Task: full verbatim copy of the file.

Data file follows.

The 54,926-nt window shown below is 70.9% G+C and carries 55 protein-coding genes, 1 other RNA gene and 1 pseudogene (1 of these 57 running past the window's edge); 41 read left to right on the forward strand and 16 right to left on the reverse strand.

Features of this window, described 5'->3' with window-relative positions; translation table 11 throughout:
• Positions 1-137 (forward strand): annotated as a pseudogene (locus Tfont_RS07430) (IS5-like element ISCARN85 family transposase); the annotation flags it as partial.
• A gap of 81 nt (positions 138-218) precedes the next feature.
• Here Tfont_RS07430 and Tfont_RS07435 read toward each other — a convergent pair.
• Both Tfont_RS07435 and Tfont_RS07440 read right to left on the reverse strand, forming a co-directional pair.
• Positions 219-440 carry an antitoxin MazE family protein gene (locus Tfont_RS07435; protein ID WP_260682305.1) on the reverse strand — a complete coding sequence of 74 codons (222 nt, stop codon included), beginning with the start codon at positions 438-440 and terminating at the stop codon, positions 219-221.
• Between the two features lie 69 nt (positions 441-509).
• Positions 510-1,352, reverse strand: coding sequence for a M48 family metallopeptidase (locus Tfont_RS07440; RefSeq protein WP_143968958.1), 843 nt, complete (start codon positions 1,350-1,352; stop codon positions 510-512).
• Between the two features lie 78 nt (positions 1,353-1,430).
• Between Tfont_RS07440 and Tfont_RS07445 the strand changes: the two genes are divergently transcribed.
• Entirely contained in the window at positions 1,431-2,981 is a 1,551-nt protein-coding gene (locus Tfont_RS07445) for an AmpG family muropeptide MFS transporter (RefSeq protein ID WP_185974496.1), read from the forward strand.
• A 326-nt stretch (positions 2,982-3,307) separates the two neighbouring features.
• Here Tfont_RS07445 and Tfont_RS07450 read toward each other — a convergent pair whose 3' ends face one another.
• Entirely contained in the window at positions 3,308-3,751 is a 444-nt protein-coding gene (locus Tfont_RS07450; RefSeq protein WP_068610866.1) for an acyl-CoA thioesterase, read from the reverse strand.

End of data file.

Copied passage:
The 54,926-nt window shown below is 70.9% G+C and carries 55 protein-coding genes, 1 other RNA gene and 1 pseudogene (1 of these 57 running past the window's edge); 41 read left to right on the forward strand and 16 right to left on the reverse strand.

Features of this window, described 5'->3' with window-relative positions; translation table 11 throughout:
• Positions 1-137 (forward strand): annotated as a pseudogene (locus Tfont_RS07430) (IS5-like element ISCARN85 family transposase); the annotation flags it as partial.
• A gap of 81 nt (positions 138-218) precedes the next feature.
• Here Tfont_RS07430 and Tfont_RS07435 read toward each other — a convergent pair.
• Both Tfont_RS07435 and Tfont_RS07440 read right to left on the reverse strand, forming a co-directional pair.
• Positions 219-440 carry an antitoxin MazE family protein gene (locus Tfont_RS07435; protein ID WP_260682305.1) on the reverse strand — a complete coding sequence of 74 codons (222 nt, stop codon included), beginning with the start codon at positions 438-440 and terminating at the stop codon, positions 219-221.
• Between the two features lie 69 nt (positions 441-509).
• Positions 510-1,352, reverse strand: coding sequence for a M48 family metallopeptidase (locus Tfont_RS07440; RefSeq protein WP_143968958.1), 843 nt, complete (start codon positions 1,350-1,352; stop codon positions 510-512).
• Between the two features lie 78 nt (positions 1,353-1,430).
• Between Tfont_RS07440 and Tfont_RS07445 the strand changes: the two genes are divergently transcribed.
• Entirely contained in the window at positions 1,431-2,981 is a 1,551-nt protein-coding gene (locus Tfont_RS07445) for an AmpG family muropeptide MFS transporter (RefSeq protein ID WP_185974496.1), read from the forward strand.
• A 326-nt stretch (positions 2,982-3,307) separates the two neighbouring features.
• Here Tfont_RS07445 and Tfont_RS07450 read toward each other — a convergent pair whose 3' ends face one another.
• Entirely contained in the window at positions 3,308-3,751 is a 444-nt protein-coding gene (locus Tfont_RS07450; RefSeq protein WP_068610866.1) for an acyl-CoA thioesterase, read from the reverse strand.